That led to a confrontation with one of the workers, which led to a confrontation with two New York City Police officers.

Next thing he knew, they were ordering him not to take anymore photos.

And when he tried to inform them that he was well within his legal rights to photograph the building from the public sidewalk he was standing on, the asked for his identification and filed a complaint against him.

And even then, they refused to let him see the complaint.

“And when I filed a complaint with the Civilian Complaint Review Board, they wouldn’t even look into it,” Cina said during an interview with Photography is Not a Crime on Monday.

So the native New Yorker has no choice to but to chalk it up as another example of post-9/11 anti-photo hysteria.

“When I was a kid or in college, I would take photos everywhere and nobody harassed me,” he said.

“I would always be taking photos in the subways and nobody cared. Now everybody wants to be a hero.”

But since 9/11, he’s been pulled off trains and even had a motorman stop the train in between stations and demanded to know why he was taking pictures inside the train.

He is not too confident that all NYPD officers will abide by the new order from above to not harass photographers.

In the latest incident, Cina was walking by the yellow building and started taking photos. He noticed a piece of scrap metal in the yard and asked the worker if he would be allowed to step on the property to photograph it, but the guy said no.

So Cina remained on the sidewalk but continued taking photos. That was when the guy jumped in his face, ordering him to stop taking photos.

Cina snapped a quick photo and moved on, not thinking too much of it. Next thing he noticed, the man had run up to a police car that was stopped at a traffic light and complained about him.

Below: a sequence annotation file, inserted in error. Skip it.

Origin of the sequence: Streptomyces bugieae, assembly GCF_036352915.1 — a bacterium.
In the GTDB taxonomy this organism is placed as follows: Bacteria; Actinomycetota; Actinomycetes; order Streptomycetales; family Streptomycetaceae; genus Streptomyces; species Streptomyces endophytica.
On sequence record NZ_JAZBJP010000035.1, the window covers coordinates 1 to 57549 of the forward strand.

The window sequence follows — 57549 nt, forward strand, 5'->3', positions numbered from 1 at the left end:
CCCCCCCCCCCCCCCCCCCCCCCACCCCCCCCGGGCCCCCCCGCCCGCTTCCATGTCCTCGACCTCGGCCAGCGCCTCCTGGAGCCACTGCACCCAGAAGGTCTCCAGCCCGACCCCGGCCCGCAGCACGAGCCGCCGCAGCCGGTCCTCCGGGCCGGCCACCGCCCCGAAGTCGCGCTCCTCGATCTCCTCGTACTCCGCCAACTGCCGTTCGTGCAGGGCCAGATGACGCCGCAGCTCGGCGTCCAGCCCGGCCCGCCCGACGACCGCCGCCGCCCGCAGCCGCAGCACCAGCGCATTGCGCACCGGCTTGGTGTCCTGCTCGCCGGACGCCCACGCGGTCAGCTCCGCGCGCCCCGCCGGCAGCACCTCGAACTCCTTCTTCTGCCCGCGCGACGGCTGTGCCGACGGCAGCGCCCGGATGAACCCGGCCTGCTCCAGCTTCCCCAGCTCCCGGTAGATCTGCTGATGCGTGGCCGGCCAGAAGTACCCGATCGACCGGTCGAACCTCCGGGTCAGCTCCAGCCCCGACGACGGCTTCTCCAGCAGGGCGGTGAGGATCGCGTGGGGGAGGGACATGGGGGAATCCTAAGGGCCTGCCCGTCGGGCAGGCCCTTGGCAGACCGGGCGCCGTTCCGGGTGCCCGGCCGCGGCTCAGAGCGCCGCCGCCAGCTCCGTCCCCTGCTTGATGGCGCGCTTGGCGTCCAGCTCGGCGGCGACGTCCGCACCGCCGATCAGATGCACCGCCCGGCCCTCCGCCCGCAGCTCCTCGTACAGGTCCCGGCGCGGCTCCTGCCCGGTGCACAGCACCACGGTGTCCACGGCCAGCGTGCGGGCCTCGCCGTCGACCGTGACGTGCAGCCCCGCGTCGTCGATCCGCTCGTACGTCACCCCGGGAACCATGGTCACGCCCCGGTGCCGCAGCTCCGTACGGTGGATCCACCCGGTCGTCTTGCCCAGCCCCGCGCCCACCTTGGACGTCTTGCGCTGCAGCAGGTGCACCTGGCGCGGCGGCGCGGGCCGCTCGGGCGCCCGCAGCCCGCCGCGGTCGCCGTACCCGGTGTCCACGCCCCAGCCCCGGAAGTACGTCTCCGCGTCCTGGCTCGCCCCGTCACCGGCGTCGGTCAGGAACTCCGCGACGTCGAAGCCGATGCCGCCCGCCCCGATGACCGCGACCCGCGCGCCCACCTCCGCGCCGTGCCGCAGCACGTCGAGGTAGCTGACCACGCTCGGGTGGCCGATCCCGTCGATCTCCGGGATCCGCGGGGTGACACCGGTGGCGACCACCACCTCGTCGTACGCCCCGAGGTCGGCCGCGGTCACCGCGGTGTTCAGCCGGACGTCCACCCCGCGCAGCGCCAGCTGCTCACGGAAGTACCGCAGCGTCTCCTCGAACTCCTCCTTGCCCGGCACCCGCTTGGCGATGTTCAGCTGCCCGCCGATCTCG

Figuring he would show the cops that he meant no harm, he walked back to the car and explained that all he was doing was taking photos from the sidewalk.

One of the cops told him not to take anymore photos. And Cina asserted his rights to take photos.

This prompted the officers, Kevin Steele and William Layden, to pull up on the sidewalk, step out of the squad car and demand his identification.

They also allowed the man from the taxi garage to file a complaint against him, accusing him of trespassing on his property.

Cina filed a complaint with the CCRB the very next day , but they decided it wasn’t worthy pursuing because it didn’t “fall within the board’s jurisdiction.”

In the response from the CCRB, they informed him that they were referring his case to the Office of the Chief of Department of the New York City Police Department, but Cina believes this is just more bureaucratic bullshit.

Both documents are below.

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Carlos Millerhttps://pinacnews.com
Editor-in-Chief Carlos Miller spent a decade covering the cop beat for various newspapers in the Southwest before returning to his hometown Miami and launching Photography is Not a Crime aka PINAC News in 2007. He also published a book, The Citizen Journalist's Photography Handbook, which is available on Amazon.